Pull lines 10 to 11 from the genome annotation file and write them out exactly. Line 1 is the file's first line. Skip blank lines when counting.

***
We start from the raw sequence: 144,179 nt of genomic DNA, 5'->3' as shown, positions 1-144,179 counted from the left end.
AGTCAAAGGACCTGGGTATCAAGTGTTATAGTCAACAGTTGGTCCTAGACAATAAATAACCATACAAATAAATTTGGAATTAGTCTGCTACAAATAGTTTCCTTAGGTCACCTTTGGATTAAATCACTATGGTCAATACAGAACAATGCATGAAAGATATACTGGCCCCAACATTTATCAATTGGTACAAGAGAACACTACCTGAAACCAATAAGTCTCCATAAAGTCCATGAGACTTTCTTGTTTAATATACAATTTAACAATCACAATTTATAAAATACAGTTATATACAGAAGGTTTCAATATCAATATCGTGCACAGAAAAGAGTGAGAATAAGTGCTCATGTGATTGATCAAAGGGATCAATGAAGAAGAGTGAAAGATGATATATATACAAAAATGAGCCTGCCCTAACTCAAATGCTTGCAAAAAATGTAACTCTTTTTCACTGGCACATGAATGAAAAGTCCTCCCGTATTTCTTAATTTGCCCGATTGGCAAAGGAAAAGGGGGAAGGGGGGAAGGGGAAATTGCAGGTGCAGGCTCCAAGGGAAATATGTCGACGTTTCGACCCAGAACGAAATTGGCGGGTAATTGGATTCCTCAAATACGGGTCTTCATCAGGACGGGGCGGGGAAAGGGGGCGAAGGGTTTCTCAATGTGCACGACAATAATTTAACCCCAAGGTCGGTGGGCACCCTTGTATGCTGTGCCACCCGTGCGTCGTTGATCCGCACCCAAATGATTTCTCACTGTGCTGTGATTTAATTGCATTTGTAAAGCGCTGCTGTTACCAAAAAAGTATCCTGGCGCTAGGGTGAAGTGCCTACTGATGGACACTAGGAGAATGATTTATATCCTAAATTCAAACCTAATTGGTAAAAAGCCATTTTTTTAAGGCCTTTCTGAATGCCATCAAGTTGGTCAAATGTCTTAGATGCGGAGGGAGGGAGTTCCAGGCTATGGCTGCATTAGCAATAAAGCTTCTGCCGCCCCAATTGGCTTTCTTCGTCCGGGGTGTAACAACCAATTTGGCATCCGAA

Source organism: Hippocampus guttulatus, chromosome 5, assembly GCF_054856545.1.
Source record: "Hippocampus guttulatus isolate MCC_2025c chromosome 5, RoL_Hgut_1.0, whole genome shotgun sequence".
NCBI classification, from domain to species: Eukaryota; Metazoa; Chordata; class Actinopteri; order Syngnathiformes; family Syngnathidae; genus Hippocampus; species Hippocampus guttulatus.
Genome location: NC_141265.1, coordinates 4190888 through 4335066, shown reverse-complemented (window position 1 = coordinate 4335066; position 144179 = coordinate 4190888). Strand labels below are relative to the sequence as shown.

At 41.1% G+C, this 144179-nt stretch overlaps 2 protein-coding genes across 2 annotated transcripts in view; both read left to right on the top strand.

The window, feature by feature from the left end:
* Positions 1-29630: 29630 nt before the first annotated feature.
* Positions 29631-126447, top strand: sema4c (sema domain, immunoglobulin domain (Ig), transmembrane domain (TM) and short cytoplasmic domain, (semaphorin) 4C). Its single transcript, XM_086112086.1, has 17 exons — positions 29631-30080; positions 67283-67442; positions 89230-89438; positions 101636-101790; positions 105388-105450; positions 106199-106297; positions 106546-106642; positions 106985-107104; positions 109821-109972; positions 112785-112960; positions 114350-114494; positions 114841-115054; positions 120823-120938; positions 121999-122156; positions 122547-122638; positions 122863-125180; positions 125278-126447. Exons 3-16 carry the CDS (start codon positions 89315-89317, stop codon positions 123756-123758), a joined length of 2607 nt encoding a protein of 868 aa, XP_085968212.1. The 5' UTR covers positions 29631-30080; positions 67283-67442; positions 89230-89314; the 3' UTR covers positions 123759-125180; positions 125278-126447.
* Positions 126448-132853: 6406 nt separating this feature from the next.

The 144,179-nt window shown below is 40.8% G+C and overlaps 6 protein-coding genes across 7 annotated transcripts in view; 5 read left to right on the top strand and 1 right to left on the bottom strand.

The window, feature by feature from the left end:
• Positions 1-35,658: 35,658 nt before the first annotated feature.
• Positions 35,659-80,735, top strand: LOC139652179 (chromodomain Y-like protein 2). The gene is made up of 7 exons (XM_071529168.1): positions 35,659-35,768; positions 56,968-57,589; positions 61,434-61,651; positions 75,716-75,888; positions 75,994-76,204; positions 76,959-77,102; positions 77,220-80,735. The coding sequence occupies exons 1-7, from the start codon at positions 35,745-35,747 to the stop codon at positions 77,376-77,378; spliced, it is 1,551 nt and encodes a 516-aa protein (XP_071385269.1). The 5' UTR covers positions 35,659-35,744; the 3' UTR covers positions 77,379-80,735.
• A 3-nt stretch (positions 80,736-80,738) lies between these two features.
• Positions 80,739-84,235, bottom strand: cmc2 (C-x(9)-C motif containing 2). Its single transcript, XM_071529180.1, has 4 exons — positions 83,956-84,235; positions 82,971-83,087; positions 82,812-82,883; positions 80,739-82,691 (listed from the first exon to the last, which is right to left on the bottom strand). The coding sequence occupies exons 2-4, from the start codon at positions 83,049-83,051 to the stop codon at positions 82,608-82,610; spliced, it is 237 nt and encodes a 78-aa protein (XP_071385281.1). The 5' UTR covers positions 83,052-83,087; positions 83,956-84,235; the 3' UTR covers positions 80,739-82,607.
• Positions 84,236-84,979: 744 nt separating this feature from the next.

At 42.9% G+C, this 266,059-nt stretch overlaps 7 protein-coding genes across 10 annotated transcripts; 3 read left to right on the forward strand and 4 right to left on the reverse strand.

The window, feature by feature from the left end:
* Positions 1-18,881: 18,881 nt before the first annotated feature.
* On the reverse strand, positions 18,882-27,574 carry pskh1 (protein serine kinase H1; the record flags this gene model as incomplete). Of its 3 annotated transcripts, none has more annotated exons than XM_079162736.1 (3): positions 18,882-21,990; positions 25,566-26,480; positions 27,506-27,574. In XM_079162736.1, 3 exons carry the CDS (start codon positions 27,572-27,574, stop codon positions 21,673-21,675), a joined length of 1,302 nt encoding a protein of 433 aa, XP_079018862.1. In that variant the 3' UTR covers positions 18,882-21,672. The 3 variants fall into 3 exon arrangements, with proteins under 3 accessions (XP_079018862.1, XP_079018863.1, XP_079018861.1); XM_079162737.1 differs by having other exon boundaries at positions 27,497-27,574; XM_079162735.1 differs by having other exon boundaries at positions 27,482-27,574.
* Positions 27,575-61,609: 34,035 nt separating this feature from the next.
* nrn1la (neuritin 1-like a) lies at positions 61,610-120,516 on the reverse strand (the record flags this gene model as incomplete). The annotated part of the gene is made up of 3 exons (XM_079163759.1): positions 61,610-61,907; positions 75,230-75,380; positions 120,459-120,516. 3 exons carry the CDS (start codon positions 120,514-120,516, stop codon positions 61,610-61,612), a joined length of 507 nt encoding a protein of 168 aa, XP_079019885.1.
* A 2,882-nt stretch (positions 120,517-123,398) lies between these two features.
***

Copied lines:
* Positions 29631-126447, top strand: sema4c (sema domain, immunoglobulin domain (Ig), transmembrane domain (TM) and short cytoplasmic domain, (semaphorin) 4C). Its single transcript, XM_086112086.1, has 17 exons — positions 29631-30080; positions 67283-67442; positions 89230-89438; positions 101636-101790; positions 105388-105450; positions 106199-106297; positions 106546-106642; positions 106985-107104; positions 109821-109972; positions 112785-112960; positions 114350-114494; positions 114841-115054; positions 120823-120938; positions 121999-122156; positions 122547-122638; positions 122863-125180; positions 125278-126447. Exons 3-16 carry the CDS (start codon positions 89315-89317, stop codon positions 123756-123758), a joined length of 2607 nt encoding a protein of 868 aa, XP_085968212.1. The 5' UTR covers positions 29631-30080; positions 67283-67442; positions 89230-89314; the 3' UTR covers positions 123759-125180; positions 125278-126447.
* Positions 126448-132853: 6406 nt separating this feature from the next.